An even more complex behavior that is broken into step is learning to drive a car. Think about how you learned to do it. You probably did not immediately turn on the car and start driving down the highway--or at least we hope you didn't! After you break the skill into its many component parts, you have to marvel at how anyone ever learns to drive! It involves gross motor actions including opening the door, sitting in the seat, and moving the gear shift; precise fine motor tasks, including steering and breaking; visual perceptual skills, including judging distance, making turns, and maintaining speed; and cognitive tasks involving split-second decision-making that link the entire process together.

So, you probably began by simply sitting in the driver's seat, studying the instruments on the dashboard, experimenting with the lights and turn signals, and pushing the break and gas pedal a few times. Next, you turned the key and started the engine and once you mustered up the nerve, you took it in and out of gear a few times. And so on. But amazingly, most adults learn to drive, and after a few years most are hardly conscious of all the component steps. Well, this is the same thing that we are trying to accomplish by writing and using a task analysis. It breaks complex skills into smaller steps for learning.

Now, you may not intend to teach your child to drive, but teaching self-help skills involves a similar approach, i.e., breaking the complex tasks into smaller steps for learning. Unlike you, however, children with autism may spend a lot more time on each step before master the entire sequence of sub-skills. An added benefit of breaking complex skills into smaller steps for learning is that it increases the number of opportunities to reward your child's accomplishments. Very few children are able to sustain attention and motivation to complete a difficult and lengthy task, and children with autism find it even more challenging. It is not quite an errorless process (i.e., occurs with few or no errors), but it comes close, as you will see later. A task analysis also helps you organize your teaching approach and establishes many check points to either praise your child for good work or help if he is struggling to be successful. As your child masters one step and links it to the previously learned step, he is more motivated to continue learning and soon will form strings of individual skills or actions into complex behaviors.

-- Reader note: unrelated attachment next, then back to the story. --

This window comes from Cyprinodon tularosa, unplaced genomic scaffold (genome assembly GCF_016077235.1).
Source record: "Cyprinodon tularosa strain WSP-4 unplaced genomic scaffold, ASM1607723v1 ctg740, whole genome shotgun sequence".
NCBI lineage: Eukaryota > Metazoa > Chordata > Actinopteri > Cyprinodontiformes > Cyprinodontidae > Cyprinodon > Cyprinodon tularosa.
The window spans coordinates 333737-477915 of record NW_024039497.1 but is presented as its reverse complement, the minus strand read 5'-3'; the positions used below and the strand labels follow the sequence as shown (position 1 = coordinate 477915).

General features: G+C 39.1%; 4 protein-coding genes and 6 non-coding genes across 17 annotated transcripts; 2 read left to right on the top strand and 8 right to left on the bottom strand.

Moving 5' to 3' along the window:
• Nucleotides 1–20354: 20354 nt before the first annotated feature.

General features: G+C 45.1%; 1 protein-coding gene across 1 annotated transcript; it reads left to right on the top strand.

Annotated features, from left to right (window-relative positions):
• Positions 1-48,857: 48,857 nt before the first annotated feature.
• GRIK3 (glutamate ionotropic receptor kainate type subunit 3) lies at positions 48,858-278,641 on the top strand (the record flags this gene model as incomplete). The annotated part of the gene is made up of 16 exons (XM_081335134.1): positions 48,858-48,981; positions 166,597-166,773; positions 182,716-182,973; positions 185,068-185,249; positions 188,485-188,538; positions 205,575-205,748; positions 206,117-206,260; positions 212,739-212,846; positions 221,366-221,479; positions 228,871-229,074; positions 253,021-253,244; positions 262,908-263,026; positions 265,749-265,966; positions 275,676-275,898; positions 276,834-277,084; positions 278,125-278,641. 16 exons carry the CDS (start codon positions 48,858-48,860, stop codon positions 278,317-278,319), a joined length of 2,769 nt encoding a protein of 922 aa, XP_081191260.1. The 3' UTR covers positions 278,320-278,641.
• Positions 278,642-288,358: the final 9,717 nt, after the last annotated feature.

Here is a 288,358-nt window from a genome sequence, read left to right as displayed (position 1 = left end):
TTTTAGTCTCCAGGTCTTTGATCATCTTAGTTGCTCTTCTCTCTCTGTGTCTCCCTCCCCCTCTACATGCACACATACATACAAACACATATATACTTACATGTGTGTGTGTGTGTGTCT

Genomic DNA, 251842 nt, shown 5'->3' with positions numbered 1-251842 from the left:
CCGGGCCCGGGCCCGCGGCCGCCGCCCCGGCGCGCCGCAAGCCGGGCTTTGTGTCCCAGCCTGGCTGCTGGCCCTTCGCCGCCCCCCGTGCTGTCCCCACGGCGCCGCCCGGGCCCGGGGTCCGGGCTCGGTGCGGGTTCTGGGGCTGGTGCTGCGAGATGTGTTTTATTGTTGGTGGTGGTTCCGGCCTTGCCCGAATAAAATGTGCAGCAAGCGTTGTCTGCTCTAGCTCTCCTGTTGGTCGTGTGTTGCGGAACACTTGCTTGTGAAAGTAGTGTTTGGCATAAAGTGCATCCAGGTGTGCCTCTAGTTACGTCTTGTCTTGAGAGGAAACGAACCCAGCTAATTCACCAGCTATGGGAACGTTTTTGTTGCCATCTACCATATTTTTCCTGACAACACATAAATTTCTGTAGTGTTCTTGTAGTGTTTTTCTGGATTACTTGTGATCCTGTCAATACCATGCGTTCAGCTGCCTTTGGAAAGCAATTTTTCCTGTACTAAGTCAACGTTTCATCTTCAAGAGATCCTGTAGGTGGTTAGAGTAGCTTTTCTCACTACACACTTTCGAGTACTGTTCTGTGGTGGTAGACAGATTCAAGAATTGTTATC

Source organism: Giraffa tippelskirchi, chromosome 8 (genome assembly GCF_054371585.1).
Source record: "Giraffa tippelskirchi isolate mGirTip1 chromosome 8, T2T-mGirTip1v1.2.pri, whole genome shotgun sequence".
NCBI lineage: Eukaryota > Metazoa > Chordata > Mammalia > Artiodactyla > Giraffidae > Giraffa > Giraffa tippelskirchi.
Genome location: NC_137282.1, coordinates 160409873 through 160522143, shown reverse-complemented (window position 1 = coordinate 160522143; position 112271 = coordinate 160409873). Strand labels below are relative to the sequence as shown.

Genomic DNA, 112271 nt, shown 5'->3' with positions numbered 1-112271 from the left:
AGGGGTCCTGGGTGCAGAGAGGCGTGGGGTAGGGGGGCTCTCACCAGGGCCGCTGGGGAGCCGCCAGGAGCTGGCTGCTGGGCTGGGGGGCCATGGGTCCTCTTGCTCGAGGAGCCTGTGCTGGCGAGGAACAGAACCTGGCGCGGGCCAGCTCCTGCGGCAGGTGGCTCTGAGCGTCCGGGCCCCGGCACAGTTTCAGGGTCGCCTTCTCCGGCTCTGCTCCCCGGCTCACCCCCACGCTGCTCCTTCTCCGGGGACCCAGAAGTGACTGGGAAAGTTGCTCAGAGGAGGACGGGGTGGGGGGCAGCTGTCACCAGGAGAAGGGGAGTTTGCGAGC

Mr. Turner & Charlie
Mr. Turner was determined to teach his son, Charlie, to remove his pajama bottoms and put on his underwear independently each morning. He began with a reasonable goal, "When he is told to get dressed and his underwear is placed on the bed next to him, Charlie will remove his pajama bottoms and put his underwear on with one or no prompts for three consecutive days." It seemed like a simple, achievable goal. But no matter how much Mr. Turner coached and prodded, after two months, Charlie was still completely dependent upon his dad. What Mr. Turner began to realize was that it was not enough just to set a goal and start teaching. He also needed to break the target skill into a series of smaller, learnable steps. Although learning to remove pajamas and put on underwear seemed simple enough, Charlie really didn't understand what was expected of him and he lacked some of the component skills. Mr. Turner decided that the task had to be broken into smaller steps for learning, so he developed the task analysis shown in Table 6-3.

Mr. Turner clearly numbered the steps so they were easily taught in sequence each time. Numbers also made it easy for him to monitor progress on each of the steps (something we will discuss further in chapter 7). Once he began teaching these small steps systematically, he discovered that Charlie was significantly more interested and responsive. And, of course, greater responsiveness resulted in more frequent praise and attention--a formula for ultimate success.

Copyright © 2005, Woodbine House
All Rights Reserved

Privacy Policy

WOODBINE  HOUSE  •  6510 Bells Mill Road  •  Bethesda, MD  20817 
800-843-7323  •